When we talk to other people about achieving goals, we often speak in terms that relate to energy. We think of ourselves as getting energized to get to work. Psychologists talk about the energy that is related to achieving goals as arousal.
Is this mental energy just a metaphor? That is, are these goals just energized in the mind, or does that energy translate to physiological energy in the rest of the body?
This question was explored in a paper in the February, 2014 issue of Personality and Social Psychology Bulletin by Timur Sevincer, Daniel Busatta, and Gabriele Oettingen.
In one study, they looked at a method that Gabriele Oettingen and her colleagues have used many times in the past to study the arousal of goals. Their works shows that a good way to energize a goal is to do a mental contrast. First, think about the desired future that you want to achieve. Then, think about where you are right now related to that goal. For people who believe the goal can be achieved, this mental contrasting is an effective way of energizing the goal. But, for people who believe that the goal is impossible to achieve, this kind of mental contrasting actually makes people less interested in achieving the goal.
In this study, the researchers linked this kind of mental energy to physiological energy using changes in systolic blood pressure. In one study, college students came to the lab and had a baseline blood pressure measurement. They also did a task where they squeezed a metal hand grip and the researchers measured how long they could hold the hand grip closed. This task is often used in psychology experiments as a measure of physical effort.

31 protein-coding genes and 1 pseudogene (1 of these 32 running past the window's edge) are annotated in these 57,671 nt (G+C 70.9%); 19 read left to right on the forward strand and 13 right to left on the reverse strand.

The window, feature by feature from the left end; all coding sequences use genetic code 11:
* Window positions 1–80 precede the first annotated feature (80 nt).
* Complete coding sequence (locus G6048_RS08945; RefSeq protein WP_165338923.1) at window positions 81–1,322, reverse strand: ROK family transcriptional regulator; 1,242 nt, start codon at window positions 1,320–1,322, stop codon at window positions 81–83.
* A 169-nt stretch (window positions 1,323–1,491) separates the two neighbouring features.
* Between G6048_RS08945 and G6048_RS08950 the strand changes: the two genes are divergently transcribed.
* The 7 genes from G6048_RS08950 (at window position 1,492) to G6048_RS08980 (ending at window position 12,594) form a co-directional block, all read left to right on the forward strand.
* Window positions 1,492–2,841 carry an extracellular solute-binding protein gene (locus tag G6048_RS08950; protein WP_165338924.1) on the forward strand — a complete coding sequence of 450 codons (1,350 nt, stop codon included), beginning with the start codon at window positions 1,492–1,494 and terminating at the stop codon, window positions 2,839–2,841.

After that, participants were told that they were going to write a fictitious graduate admissions essay. They rated how well they thought they would do in this task. That was a measure of their belief in whether they would succeed.
Next, some participants did a mental contrasting exercise in which they thought about an aspect of themselves like self-confidence and focused first on how writing the essay would make them feel in the future. Then, they thought about that aspect in themselves right now. A second group thought only about the future. A third group focused on unrelated interactions with a teacher.
After these exercises, participants had a second measure of systolic blood pressure. They also squeezed the hand grip again. Participants did not actually write an essay.
Participants in the future and control conditions showed no particularly strong pattern of results. Their systolic blood pressure was not strongly influenced by their thoughts, and there was no major change in their ability to squeeze the hand grip.
The participants in the contrasting condition showed an interesting pattern, though. When they thought the task was not achievable, their systolic blood pressure went down. When they thought it was highly achievable, then their systolic blood pressure went up. The same pattern was observed with the hand grip. Those who thought the task was not achievable held the grip closed for a shorter period of time than they had in the baseline condition, but those who thought it was achievable held it for a longer period of time.
This study suggests that getting mentally energized to achieve a goal creates physiological energy. That energy is reflected both in a change in blood pressure as well as an increased ability to perform a physical task.
Perhaps it should not be so surprising that mental energy creates a physiological response. The brain controls bodily action, and many of our goals require physical reactions. In the modern era, though, a lot of our mental work is done without much physical activity, and so it is easier to believe that the goals engaged by the brain are contained primarily in the brain.